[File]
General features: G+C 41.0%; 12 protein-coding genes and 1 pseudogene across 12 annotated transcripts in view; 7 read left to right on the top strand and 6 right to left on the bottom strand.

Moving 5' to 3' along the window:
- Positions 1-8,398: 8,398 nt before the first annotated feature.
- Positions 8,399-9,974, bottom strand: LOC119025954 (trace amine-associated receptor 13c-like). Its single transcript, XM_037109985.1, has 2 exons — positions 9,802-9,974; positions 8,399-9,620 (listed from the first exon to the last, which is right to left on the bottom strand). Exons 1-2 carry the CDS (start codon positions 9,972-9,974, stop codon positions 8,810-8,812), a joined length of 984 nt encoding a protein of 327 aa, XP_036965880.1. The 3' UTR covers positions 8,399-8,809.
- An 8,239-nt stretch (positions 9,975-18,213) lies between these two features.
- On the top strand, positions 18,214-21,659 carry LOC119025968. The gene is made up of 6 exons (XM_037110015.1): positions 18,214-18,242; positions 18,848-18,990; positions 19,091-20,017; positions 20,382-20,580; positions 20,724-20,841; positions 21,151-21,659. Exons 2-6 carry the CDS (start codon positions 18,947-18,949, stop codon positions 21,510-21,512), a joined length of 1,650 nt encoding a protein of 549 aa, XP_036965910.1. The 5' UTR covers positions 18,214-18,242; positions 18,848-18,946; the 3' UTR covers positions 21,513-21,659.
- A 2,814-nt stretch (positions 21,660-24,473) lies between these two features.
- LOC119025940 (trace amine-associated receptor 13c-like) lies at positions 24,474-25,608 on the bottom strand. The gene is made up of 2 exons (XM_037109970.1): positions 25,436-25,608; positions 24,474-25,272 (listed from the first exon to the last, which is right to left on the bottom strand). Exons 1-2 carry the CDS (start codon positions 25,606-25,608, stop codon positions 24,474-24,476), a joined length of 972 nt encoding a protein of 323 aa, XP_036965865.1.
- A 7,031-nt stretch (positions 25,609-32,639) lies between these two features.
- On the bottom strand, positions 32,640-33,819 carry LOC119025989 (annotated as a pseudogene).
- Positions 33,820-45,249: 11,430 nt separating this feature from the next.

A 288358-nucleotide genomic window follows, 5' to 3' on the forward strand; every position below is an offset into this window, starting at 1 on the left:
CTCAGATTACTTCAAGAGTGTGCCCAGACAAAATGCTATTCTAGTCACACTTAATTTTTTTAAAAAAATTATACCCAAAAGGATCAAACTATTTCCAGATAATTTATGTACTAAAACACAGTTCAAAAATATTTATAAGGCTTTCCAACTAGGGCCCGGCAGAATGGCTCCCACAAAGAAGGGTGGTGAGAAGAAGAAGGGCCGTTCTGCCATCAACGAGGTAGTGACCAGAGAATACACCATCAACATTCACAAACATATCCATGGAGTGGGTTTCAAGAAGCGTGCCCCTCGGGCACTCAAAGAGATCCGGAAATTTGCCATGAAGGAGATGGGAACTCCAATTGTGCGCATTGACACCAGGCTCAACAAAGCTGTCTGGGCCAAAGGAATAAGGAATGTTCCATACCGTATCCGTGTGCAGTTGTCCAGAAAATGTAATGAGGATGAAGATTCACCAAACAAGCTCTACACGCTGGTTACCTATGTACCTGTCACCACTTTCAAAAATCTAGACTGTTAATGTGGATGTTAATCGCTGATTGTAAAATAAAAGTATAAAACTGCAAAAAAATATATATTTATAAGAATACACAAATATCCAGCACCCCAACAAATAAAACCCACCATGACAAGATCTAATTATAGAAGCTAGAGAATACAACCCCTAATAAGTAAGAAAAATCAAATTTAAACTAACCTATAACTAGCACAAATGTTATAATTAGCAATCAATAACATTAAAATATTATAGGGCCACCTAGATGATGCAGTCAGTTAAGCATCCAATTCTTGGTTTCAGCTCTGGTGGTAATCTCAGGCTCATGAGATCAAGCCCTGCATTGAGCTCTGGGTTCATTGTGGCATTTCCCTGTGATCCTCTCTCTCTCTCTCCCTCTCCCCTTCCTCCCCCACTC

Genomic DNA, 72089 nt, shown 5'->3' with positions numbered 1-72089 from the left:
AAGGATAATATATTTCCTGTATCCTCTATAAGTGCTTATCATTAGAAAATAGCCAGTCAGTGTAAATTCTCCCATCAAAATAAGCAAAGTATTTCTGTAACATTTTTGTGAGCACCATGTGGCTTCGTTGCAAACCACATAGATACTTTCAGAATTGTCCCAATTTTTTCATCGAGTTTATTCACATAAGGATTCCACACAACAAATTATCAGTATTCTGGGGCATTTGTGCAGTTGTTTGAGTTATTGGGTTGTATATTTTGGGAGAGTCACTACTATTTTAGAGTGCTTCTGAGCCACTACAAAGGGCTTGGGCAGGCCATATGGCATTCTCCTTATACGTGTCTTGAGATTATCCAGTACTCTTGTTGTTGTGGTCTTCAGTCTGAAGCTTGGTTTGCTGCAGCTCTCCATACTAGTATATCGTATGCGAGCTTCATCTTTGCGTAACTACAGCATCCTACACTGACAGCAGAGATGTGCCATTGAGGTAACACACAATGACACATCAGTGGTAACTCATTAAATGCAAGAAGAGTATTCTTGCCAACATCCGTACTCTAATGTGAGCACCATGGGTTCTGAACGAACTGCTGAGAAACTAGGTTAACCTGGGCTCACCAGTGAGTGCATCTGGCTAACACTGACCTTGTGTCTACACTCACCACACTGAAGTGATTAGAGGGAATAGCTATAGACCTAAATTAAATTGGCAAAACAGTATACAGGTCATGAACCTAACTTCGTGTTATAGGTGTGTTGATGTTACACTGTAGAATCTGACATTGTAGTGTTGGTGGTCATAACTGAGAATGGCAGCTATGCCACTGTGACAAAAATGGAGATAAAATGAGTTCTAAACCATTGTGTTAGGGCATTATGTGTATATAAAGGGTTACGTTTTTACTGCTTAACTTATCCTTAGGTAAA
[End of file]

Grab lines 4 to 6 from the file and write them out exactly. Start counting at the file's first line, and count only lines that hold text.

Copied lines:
- Positions 8,399-9,974, bottom strand: LOC119025954 (trace amine-associated receptor 13c-like). Its single transcript, XM_037109985.1, has 2 exons — positions 9,802-9,974; positions 8,399-9,620 (listed from the first exon to the last, which is right to left on the bottom strand). Exons 1-2 carry the CDS (start codon positions 9,972-9,974, stop codon positions 8,810-8,812), a joined length of 984 nt encoding a protein of 327 aa, XP_036965880.1. The 3' UTR covers positions 8,399-8,809.
- An 8,239-nt stretch (positions 9,975-18,213) lies between these two features.
- On the top strand, positions 18,214-21,659 carry LOC119025968. The gene is made up of 6 exons (XM_037110015.1): positions 18,214-18,242; positions 18,848-18,990; positions 19,091-20,017; positions 20,382-20,580; positions 20,724-20,841; positions 21,151-21,659. Exons 2-6 carry the CDS (start codon positions 18,947-18,949, stop codon positions 21,510-21,512), a joined length of 1,650 nt encoding a protein of 549 aa, XP_036965910.1. The 5' UTR covers positions 18,214-18,242; positions 18,848-18,946; the 3' UTR covers positions 21,513-21,659.